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PostPosted: Wed Feb 01, 2006 9:08 pm 
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Location: Brisbane, Australia
I think the hoopla! about Virtual Reality has confused many.
I own a graphic design studio, among other things. You can hide a lot of evils behind a bit of Photoshopping. It's doing, but it's doing without many of the constraints of other doings.


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PostPosted: Fri Feb 03, 2006 5:12 pm 
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Location: Charlotte, North Carolina
I have been swimming through this thread for some time. Parts of it are very deep and mirky.
Will... et. al.
Are you actively serious. If I understand what I am reading you are suggesting that the creation of a virtual bonsai using photoshop is the same thing as creating a real bonsai?
I am not the brightest light bulb on the porch, particularly when compared to some of the obvious intellectual thoughts I am reading in this thread. Lord knows I am all in favor of a little serious thought on any topic,
..... but real bonsai the same thing as virtual bonsai.
Wake up people and smell the coffee.
Randy


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PostPosted: Fri Feb 03, 2006 5:18 pm 
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Location: Michigan USA
Randy,
The point is that with all the "photo contests" in magazines and on the Internet, are you so sure you could tell the difference? Could you tell If I added a little more foliage or made it a little more green? Could you tell if I added a branch in a otherwise bare spot?
If you can't tell the difference, then they are indeed the same thing for all intents and purposes.
In this day and age photo doctoring is a major concern in many areas and with relatively inexpensive software a talented individual could doctor a photo so well that only a trained expert could tell it wasn't real.
How would you like to see a "doctored" photo win an on-line contest and what chance does that leave the actual, true to form, bonsai?

Will


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 Post subject: One is easier
PostPosted: Fri Feb 03, 2006 5:41 pm 
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Location: Huntersville, NC USA
I consider virtual bonsai a tool. It has its appeal as a way to express one's self, but overall it is just another form of media to hone skills of the real thing. Real, living bonsai cannot be equaled with anything else. To have the same attributes present as those in a picture requires much more skill and that skill has to be accompanied by patience and the ability to provide adequate care for a living thing.

A representative analogy is stock car racing. There are many forms of simulated driving media available. Some are kid's video games which are not very realistic, computer software with very realistic requirements, and specialized simulators that come as close to the real thing as is possible with current technology. NASCAR driver Dale Earnhardt Jr. is well known for his private video game setup where he spends many hours "playing" NASCAR simulation. Still, it is not real. When he is in a real Nextel Cup race at Lowe's Motor Speedway twenty miles away from his home, he is doing the REAL thing. A blown motor is not repaired by a few keystrokes, a bad start is not erased by hitting the "restart race" cursor, and a hard wreck is not ended with you getting up and going to the fridge for another beer.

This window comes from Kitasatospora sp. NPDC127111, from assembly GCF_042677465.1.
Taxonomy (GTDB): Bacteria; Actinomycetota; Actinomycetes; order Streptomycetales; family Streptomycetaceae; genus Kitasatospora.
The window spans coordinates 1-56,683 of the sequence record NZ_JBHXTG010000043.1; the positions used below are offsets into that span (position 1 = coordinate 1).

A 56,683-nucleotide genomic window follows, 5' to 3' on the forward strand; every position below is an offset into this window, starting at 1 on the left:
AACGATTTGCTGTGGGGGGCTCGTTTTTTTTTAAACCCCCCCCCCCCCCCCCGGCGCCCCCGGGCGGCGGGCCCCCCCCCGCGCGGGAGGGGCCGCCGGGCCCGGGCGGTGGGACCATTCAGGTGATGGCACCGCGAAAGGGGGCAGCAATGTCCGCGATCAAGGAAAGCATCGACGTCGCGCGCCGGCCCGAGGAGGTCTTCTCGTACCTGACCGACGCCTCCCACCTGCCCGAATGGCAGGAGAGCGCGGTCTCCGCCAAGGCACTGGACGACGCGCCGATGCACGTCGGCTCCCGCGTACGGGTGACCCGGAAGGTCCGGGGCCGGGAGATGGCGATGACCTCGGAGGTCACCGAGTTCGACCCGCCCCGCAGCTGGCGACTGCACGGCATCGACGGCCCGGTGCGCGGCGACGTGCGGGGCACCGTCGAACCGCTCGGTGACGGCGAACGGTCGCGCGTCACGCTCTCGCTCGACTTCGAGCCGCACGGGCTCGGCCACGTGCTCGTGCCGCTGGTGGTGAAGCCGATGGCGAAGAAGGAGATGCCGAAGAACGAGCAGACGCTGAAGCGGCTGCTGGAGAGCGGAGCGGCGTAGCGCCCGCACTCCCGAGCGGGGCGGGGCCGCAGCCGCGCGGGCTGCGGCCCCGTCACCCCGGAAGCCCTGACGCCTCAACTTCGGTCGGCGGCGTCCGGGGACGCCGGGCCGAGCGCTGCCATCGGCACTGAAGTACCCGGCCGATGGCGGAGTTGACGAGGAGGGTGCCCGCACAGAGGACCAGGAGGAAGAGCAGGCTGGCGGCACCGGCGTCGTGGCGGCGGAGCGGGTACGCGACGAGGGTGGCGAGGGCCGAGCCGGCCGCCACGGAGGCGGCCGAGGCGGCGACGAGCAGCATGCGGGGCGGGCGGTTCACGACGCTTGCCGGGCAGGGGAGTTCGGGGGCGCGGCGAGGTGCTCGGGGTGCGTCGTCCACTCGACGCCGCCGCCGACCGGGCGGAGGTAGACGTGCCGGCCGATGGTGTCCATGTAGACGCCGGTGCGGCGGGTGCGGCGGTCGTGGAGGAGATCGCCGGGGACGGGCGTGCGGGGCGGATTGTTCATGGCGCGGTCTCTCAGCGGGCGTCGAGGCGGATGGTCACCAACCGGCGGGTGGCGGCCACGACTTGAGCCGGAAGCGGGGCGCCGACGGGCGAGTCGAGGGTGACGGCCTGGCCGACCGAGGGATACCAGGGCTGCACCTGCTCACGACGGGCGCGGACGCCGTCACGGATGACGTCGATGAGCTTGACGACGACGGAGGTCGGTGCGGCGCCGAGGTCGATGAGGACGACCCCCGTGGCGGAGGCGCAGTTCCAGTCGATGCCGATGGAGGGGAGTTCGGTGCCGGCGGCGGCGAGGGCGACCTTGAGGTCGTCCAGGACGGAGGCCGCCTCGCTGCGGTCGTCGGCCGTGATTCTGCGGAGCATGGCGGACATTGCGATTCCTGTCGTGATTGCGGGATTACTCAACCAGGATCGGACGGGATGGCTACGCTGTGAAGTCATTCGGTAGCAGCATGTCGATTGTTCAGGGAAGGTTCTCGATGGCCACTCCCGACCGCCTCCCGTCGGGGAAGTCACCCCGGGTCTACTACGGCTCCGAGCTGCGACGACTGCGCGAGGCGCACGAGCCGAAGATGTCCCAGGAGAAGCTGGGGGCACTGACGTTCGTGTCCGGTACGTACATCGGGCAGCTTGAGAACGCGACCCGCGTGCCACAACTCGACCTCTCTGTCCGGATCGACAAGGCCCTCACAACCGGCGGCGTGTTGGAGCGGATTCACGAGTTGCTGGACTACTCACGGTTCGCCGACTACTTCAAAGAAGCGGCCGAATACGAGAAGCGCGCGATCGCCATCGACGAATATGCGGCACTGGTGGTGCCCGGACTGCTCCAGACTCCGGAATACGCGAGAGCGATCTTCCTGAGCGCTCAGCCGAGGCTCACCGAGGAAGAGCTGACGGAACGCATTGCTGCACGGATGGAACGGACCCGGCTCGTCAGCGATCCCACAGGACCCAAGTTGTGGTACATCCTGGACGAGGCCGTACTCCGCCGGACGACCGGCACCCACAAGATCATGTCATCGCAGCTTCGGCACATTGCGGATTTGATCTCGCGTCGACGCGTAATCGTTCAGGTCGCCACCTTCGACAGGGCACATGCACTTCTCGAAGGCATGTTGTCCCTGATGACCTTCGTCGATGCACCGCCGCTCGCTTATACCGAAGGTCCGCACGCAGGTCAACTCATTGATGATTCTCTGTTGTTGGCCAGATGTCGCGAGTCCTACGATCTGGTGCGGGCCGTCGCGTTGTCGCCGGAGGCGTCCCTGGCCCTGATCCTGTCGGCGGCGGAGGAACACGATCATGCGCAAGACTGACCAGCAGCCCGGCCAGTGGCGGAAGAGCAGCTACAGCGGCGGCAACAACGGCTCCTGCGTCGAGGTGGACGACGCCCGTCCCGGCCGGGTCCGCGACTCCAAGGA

Virtual technology cannot compare to real bonsai. It was asked earlier if someone could pick a virtual attempt from the real thing in a photo on the web. Well, I might be able to. But in its presence I will be able to pick it 100% of the time. And that is what interests me. I will continue to use virtual/photoshop technology as a learning aid, but it will never exceed my desire to work with live material. I am sure I will be in good company.
John


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 Post subject: Re: One is easier
PostPosted: Fri Feb 03, 2006 5:50 pm 
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Location: Michigan USA
John Dixon wrote:
It was asked earlier if someone could pick a virtual attempt from the real thing in a photo on the web. Well, I might be able to. But in its presence I will be able to pick it 100% of the time.

There would be no virtual bonsai to compare to in person, this would be easy.
Again, the point is that while looking at a screen or a picture there is no sure way to tell if it has been altered unless you are a trained professional and even they admit that it is getting harder and harder to tell.
Bonsai in person will never change, only the on-line or photo contests will ever be subject to virtual fraud.
Using a virtual as a tool for design is a valuable technique and should be encouraged however, those who may use the virtuals to represent an actual bonsai in non-live contests is indeed something to be concerned with.


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PostPosted: Fri Feb 03, 2006 7:18 pm